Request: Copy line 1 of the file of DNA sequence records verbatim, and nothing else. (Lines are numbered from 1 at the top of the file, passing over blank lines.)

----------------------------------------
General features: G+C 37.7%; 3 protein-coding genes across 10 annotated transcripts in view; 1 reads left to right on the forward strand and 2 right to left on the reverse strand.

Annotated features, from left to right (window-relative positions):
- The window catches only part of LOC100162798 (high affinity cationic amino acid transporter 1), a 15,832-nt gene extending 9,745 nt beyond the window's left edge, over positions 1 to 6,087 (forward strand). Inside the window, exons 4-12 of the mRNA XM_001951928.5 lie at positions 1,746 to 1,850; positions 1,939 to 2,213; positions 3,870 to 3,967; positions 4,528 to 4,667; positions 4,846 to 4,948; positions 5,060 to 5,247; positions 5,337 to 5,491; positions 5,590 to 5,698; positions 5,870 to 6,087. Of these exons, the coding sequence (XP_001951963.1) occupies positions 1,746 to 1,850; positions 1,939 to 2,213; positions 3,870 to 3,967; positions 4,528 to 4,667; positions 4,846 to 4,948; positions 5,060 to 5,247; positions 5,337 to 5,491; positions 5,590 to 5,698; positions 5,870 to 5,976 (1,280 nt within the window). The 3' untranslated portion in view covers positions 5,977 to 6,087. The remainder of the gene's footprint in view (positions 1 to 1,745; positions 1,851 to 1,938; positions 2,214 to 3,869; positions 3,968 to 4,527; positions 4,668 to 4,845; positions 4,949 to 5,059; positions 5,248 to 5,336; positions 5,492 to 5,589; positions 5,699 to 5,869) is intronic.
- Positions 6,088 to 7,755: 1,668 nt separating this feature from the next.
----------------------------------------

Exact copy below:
General features: G+C 37.7%; 3 protein-coding genes across 10 annotated transcripts in view; 1 reads left to right on the forward strand and 2 right to left on the reverse strand.